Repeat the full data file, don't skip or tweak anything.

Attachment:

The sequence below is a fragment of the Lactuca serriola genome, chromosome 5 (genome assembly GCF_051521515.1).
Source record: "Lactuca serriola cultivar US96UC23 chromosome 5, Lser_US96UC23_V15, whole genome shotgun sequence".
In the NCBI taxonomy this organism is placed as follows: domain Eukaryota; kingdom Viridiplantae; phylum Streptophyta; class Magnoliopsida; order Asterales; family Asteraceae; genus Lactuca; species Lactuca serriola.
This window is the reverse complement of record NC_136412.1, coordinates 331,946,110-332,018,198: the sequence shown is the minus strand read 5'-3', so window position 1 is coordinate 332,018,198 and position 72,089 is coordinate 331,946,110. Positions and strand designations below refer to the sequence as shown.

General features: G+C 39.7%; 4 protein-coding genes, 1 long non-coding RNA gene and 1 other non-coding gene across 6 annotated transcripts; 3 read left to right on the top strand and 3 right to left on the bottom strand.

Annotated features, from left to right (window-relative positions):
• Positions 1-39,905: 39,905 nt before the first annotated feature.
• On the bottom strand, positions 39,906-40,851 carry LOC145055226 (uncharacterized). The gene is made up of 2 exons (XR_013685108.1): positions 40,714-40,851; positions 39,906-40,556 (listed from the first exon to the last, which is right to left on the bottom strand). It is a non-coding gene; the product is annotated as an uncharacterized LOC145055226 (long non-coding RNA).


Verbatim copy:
The sequence below is a fragment of the Lactuca serriola genome, chromosome 5 (genome assembly GCF_051521515.1).
Source record: "Lactuca serriola cultivar US96UC23 chromosome 5, Lser_US96UC23_V15, whole genome shotgun sequence".
In the NCBI taxonomy this organism is placed as follows: domain Eukaryota; kingdom Viridiplantae; phylum Streptophyta; class Magnoliopsida; order Asterales; family Asteraceae; genus Lactuca; species Lactuca serriola.
This window is the reverse complement of record NC_136412.1, coordinates 331,946,110-332,018,198: the sequence shown is the minus strand read 5'-3', so window position 1 is coordinate 332,018,198 and position 72,089 is coordinate 331,946,110. Positions and strand designations below refer to the sequence as shown.

General features: G+C 39.7%; 4 protein-coding genes, 1 long non-coding RNA gene and 1 other non-coding gene across 6 annotated transcripts; 3 read left to right on the top strand and 3 right to left on the bottom strand.

Annotated features, from left to right (window-relative positions):
• Positions 1-39,905: 39,905 nt before the first annotated feature.
• On the bottom strand, positions 39,906-40,851 carry LOC145055226 (uncharacterized). The gene is made up of 2 exons (XR_013685108.1): positions 40,714-40,851; positions 39,906-40,556 (listed from the first exon to the last, which is right to left on the bottom strand). It is a non-coding gene; the product is annotated as an uncharacterized LOC145055226 (long non-coding RNA).